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Cyril BurtFraud or Framed?$
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N. J. Mackintosh

Print publication date: 1995

Print ISBN-13: 9780198523369

Published to Oxford Scholarship Online: March 2012

DOI: 10.1093/acprof:oso/9780198523369.001.0001

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Twins and other kinship studies

Twins and other kinship studies

Chapter:
(p.45) Three Twins and other kinship studies
Source:
Cyril Burt
Author(s):

N. J. Mackintosh

Publisher:
Oxford University Press
DOI:10.1093/acprof:oso/9780198523369.003.0003

Burt's paper ‘The genetic determination of differences in intelligence: a study of monozygotic twins reared together and apart’, published in 1966, provided the most systematic account of his data on kinship correlations for IQ, including what was at the time much the largest sample of separated identical (MZ) twins ever reported. The 1966 paper was the first whose central purpose was to present these data in their entirety with new, larger samples, to provide information about how they had been collected and analysed, and in effect to summarize his life's work on this issue. A reading of the paper makes it rather clear that it was written, at least in part, as a rebuttal of the arguments of various armchair critics who claimed, according to Burt in the absence of any evidence, that environmental factors were largely responsible for individual differences in IQ. His twin data have provided Burt's later critics with the basis for some of their most dramatic, and widely publicized, accusations of fraud.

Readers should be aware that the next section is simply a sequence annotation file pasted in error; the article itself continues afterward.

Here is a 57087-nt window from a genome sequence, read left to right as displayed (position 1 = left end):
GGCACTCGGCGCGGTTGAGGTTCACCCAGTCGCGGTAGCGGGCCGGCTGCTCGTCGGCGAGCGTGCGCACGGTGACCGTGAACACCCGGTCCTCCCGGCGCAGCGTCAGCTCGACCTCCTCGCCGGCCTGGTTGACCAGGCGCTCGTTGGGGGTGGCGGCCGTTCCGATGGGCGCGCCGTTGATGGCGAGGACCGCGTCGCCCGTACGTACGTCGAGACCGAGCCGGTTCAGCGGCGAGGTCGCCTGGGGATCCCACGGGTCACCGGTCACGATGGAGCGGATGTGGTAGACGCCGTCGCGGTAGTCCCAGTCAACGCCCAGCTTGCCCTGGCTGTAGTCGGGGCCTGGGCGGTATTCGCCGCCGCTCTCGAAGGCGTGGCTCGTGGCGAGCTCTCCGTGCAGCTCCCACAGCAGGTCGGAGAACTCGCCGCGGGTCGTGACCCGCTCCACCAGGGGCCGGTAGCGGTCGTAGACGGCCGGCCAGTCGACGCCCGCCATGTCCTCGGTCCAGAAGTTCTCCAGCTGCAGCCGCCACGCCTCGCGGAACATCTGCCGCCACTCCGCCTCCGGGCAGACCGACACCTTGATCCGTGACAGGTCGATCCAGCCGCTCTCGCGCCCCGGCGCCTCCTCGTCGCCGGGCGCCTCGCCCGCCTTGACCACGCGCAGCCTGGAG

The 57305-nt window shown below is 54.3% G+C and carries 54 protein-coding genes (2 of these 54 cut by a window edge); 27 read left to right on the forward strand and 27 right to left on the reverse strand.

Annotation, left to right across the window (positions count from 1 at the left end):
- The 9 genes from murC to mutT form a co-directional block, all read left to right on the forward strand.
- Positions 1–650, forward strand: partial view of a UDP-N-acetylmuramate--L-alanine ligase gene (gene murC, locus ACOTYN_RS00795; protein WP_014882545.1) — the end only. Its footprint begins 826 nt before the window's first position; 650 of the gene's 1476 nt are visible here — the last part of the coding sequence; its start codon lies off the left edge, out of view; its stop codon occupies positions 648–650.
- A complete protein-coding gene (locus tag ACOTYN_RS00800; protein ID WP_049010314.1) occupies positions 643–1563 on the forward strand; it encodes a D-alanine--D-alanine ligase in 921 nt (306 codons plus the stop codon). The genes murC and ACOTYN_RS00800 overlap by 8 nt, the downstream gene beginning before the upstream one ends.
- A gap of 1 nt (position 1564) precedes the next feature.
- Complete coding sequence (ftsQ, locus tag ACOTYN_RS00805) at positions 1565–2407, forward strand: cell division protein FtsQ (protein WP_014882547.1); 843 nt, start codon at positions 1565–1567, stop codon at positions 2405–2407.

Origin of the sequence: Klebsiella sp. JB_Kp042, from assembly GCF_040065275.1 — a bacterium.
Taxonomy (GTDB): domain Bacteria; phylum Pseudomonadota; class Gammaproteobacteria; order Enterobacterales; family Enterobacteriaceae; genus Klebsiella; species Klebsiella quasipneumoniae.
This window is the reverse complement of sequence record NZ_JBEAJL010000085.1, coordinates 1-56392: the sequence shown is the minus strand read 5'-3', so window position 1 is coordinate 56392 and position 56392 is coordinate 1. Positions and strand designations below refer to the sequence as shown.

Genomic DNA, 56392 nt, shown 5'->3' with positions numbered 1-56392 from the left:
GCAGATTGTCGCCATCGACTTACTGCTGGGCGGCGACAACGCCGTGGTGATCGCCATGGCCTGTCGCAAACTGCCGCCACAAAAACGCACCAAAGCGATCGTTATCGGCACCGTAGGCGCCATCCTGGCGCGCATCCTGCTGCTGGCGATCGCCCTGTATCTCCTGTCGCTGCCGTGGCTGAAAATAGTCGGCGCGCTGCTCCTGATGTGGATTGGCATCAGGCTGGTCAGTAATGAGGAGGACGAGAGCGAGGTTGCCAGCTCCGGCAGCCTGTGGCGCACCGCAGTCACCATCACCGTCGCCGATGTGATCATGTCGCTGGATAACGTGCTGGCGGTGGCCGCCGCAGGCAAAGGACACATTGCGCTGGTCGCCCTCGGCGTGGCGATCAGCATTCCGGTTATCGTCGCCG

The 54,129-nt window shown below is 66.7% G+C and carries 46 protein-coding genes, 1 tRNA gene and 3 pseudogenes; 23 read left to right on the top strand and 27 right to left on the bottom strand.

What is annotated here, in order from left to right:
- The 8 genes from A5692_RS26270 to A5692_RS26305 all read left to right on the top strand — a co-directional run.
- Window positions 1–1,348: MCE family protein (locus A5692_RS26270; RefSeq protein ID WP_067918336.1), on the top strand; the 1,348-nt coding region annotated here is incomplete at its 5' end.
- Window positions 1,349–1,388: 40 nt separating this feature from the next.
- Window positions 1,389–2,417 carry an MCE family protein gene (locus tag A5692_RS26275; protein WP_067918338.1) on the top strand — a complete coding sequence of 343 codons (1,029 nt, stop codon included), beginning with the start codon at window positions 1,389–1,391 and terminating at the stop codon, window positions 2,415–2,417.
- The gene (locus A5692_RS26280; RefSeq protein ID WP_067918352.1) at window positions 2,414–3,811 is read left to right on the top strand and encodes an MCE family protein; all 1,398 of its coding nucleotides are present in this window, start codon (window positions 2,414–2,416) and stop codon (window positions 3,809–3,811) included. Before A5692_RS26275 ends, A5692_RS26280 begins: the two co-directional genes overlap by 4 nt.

Keywords:   kinship correlations, IQ, invariant correlations, Cyril Burt, physical measurements, monozygotic twins

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